What is grief reconciliation?


Published:

What is Grief? What is mourning?

Grief is an internal experience. For some, it is an inside emptiness-a fear-panic-loneliness-anger-guilt-longing-depression. Some say, “grief is love — with no place to go.”

Mourning is a bit different. Mourning is ‘grief’ which is expressed to the outside world. It is the process where each person ‘works through’ their grief by outwardly expressing their internal feelings.

Grief alone, without mourning, is dangerous and destructive to the human system. By coming to this group, you are beginning or continuing a healthy process of mourning.

What are you experiencing now what is it like for you?

When growing up, who taught us how to mourn?

All our lives, most of us have been taught how to acquire, not how to lose. There has been no course call LOSS 101. No wonder it is strange and painful. Many mourn their grief as they witnessed some role model, (perhaps a parent, movie or national personality) handle his or her grief.

As young people, we may have heard these messages:

• “Don’t feel bad, don’t cry.” (Message: Bury your feelings)

• “You lost your toy! Well just be good and Santa will bring another.” (Message: everything is replaceable)

• “Now! You just keep your feelings to yourself.” (Message: Don’t trust, it isn’t safe to share your feelings.)

• Who taught you how to appropriately express feelings and experience loss?

 

Grief Reconciliation: What is it?

Intellectually, you know you really don’t recover from your grief in the sense that everything is restored to the way it was before. You know how unlikely it is that life will ever “be the same,” yet at the beginning it is so difficult to accept. You are beginning a process-a process of “reconciliation” where you learn to become more and more adapted to a new and changed, way of living. There are a number of tasks ahead as you proceed with your individual and unique process of reconciliation.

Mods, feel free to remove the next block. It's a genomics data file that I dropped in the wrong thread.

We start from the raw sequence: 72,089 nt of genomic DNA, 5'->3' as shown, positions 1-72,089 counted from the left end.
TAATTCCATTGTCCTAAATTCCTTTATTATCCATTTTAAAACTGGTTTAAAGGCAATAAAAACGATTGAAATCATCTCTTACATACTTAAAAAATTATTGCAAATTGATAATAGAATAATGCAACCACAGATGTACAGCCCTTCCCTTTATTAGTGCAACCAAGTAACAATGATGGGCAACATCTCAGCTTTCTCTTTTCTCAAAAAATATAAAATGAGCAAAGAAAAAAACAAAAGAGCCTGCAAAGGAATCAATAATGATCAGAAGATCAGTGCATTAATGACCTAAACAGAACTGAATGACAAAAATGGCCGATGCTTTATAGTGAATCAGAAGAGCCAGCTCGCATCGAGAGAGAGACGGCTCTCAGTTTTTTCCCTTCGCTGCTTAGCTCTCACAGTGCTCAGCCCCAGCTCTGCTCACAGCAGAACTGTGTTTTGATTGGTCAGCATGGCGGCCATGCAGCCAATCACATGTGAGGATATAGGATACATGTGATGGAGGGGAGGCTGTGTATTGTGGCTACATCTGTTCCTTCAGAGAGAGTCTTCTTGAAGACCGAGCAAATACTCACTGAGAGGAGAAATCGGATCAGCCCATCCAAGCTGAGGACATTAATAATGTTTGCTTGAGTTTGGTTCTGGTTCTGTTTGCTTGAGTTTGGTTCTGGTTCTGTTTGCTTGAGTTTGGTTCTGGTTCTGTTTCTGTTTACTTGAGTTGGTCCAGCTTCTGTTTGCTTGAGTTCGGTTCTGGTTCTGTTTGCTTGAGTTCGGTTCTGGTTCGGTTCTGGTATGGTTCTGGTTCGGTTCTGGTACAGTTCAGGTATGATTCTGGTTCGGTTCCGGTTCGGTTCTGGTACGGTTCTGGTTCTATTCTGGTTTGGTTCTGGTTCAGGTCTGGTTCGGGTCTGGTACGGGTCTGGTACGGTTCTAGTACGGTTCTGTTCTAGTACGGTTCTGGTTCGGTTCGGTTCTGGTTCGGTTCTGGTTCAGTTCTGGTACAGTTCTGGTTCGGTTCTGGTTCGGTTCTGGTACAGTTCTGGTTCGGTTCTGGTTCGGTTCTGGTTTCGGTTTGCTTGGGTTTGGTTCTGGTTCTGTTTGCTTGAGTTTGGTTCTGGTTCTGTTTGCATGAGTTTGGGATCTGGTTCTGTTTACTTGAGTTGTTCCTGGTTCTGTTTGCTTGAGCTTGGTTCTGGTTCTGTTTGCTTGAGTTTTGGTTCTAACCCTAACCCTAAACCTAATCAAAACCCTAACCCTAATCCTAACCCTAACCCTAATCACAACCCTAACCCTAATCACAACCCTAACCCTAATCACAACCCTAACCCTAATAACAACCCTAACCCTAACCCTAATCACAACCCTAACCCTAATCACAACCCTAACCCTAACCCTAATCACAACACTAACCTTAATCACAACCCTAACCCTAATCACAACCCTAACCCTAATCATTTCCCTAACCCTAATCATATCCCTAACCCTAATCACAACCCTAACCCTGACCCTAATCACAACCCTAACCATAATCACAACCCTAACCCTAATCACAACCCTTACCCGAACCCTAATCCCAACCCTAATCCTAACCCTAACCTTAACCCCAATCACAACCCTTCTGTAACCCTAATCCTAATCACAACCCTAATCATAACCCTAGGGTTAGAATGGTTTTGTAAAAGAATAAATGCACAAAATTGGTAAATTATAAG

1. You learn to effectively experience and express outside of yourself, the reality of the death.

2. You allow yourself to fully embrace the pain of the loss, while learning how to assure that you are nurtured, physically, emotionally and spiritually.

3. You learn to convert your relationship with the person who died from one of interactive presence to one of appropriate memory.

4. You learn to develop a new self-identity based on a life without the person who died.

5. You begin to relate the experience of the death to a context of new meaning in your life.

6. You develop a lasting network of support to help you through the process.

You will learn safe ways to experience and express your grief.

• You will learn how to mourn while still taking care of yourself.

• You will begin to develop a new perspective about your lost relationship and begin to clarify your self-identity.

• You will begin to discover a new sense of meaning in life while finding a network of supportive relationships to help you along the way.

• You are at an early stage of this process-be patient and take it one moment at a time.

• Trust-it does get better.

• Learning to find the pathway, for your personal reconciliation. The process is what these support group sessions are all about.

Adapted by Alan Tap-low from “The Grief Recovery Handbook,” by John W. James and Frank Cherry, as well as writings on Reconciliation Needs of the Mourner, by Alan D. Wolfelt, Ph.D.

 

This column is the opinion of Patricia Ann Ray, the Pastoral Care and Counseling Pastor at Shiloh Missionary Church in East Anchorage. Reach them at (907) 276-6676 or online at www.shiloh2000.com.

Add your comment:
Edit ModuleShow Tags
Edit ModuleShow Tags